April: Why on earth are you still using cling film?

My previous plastic rants have appeared on Facebook where I’ve looked at how you can start cutting back on your plastic consumption by getting rid of straws, using paper bags rather than sandwich bags, and putting your money where your mouth is and stop buying food stuffs in plastic bottlers / containers whenever you can.

This month the focus is on cling film.  I haven’t bought cling-film for nearly 2 years and see no reason why anyone needs to buy cling-film ever again; it’s one of those products that solved a problem that never existed in the first place, and now many people feel that they can’t live without it.  But giving up cling-film is so easy, and it will save you money.

Plate & bowl

What about the blindingly obvious? If you’ve got left-over food what’s wrong with the old fashioned plate and bowl method – just put the left-over food in a bowl, and pop a plate over the top. Its would, quite frankly, be crazy not to.

bowls
Blindingly obvious, yet effective and cost free

Storage jars

There is no rule that exists that says ‘you must put your left-over food in a specially designed vessel’.  So, if you’ve got some Kilner or Mason jars hanging around, some wide-necked jam or pickle jars, why don’t you just use them?  If you have existing ‘tupperware’ then use that, and if you need to go and buy any storage containers then why not think about buying some glass ones rather than plastic?  Ikea and Pyrex both sell a great range.

Brown paper bags

Brown paper bags are cheap and effective.  I use them for the kids sarnies, covering up opened packets of cheese or cold meats, and I also have a wodge of them in my shopping bag to put my loose fruit and veg in at the supermarket.  Lots of online shops sell them, including Amazon where you can buy 10 x 10 inch bags for less than £3.00 per 100.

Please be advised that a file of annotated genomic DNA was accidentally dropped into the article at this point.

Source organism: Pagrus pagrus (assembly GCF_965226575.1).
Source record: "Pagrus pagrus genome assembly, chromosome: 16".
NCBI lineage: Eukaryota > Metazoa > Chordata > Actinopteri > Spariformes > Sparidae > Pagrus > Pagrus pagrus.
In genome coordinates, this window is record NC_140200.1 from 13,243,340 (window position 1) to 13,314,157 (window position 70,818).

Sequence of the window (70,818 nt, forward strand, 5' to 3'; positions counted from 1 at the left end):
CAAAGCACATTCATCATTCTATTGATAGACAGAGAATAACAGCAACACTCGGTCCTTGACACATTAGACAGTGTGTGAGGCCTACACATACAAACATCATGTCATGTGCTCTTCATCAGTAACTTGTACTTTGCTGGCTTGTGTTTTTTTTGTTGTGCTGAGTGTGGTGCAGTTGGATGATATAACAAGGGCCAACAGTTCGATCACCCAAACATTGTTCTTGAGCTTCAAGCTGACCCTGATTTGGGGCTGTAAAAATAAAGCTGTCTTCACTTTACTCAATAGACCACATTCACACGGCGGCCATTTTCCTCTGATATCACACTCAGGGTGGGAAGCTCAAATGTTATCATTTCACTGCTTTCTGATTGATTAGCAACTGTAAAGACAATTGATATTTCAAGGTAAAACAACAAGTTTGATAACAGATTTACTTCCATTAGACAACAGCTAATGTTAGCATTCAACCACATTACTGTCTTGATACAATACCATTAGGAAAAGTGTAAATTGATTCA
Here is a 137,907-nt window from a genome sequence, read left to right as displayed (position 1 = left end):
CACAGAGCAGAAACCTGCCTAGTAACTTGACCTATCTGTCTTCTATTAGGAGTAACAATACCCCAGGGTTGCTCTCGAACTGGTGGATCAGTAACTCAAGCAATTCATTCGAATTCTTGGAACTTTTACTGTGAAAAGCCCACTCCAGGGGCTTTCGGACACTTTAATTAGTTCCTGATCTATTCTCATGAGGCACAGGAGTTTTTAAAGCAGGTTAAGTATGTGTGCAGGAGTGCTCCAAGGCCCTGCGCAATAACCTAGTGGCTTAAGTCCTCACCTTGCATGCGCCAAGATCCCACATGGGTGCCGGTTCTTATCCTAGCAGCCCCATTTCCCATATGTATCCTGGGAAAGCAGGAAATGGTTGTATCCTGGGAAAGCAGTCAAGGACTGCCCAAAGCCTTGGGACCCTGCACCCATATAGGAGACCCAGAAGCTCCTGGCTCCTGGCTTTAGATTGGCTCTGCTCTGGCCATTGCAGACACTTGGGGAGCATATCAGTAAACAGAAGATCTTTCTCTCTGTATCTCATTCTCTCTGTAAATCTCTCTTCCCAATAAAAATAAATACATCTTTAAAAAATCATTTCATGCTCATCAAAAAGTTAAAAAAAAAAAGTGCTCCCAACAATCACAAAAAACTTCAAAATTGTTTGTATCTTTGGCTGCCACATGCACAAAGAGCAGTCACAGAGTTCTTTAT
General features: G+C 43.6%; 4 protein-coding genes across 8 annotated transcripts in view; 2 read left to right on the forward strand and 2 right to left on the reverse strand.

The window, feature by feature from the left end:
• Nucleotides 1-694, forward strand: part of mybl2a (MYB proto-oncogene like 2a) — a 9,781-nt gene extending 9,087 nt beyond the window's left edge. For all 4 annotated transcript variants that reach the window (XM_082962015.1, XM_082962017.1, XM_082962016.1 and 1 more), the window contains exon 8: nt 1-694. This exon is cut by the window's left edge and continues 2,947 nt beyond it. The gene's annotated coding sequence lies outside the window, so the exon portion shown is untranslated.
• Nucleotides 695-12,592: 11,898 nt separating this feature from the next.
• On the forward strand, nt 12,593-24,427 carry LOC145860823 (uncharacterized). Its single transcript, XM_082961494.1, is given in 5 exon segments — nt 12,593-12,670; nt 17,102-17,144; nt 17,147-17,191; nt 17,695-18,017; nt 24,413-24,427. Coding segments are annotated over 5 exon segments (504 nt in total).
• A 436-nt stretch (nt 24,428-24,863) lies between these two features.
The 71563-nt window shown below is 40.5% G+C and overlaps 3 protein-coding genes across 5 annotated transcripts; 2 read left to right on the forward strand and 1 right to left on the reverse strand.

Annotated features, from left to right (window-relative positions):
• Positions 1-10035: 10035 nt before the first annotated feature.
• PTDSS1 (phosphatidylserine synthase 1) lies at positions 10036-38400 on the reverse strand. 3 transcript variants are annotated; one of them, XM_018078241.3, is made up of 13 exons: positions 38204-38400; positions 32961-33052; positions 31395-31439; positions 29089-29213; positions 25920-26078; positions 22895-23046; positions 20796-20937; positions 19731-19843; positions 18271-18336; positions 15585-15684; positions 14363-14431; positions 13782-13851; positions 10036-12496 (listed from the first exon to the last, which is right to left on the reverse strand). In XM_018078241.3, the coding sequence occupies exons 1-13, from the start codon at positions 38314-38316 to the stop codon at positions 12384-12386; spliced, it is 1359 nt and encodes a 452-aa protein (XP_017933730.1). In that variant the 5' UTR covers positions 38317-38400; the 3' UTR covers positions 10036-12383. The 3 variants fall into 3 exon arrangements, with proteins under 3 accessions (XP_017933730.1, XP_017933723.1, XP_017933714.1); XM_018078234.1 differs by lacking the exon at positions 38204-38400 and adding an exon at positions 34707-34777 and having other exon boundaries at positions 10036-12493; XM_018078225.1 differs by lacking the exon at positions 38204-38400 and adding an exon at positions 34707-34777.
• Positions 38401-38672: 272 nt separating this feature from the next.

Beaded covers

I can remember my grandmothers larder, a cold room at the back of the house where all the food was kept, and keeping the flies off the food were circles of cotton and lace weighted down with beads.  You can buy these from retailers like Lakeland or you can pick them up second-hand.

Beeswax covers

Although not suitable for vegans, there are lots of companies producing ready-made beeswax covers, including beeswaxwraps.co.uk, who use beeswax from their local Beekeeper Keith, pine resin and organic jojoba oil to make their wraps.  You can also make your own and this little blog post from Moral Fibres explains how.  Both of these sites also explain how you can make snack pouches and boxes from the wraps, and how to take care of and clean them so they last and last.

beeswax-wrap-snack-pouch
Make your own bees wax wraps, and learn how to make snack pouches: picture from http://moralfibres.co.uk/beeswax-food-wrap-diy/
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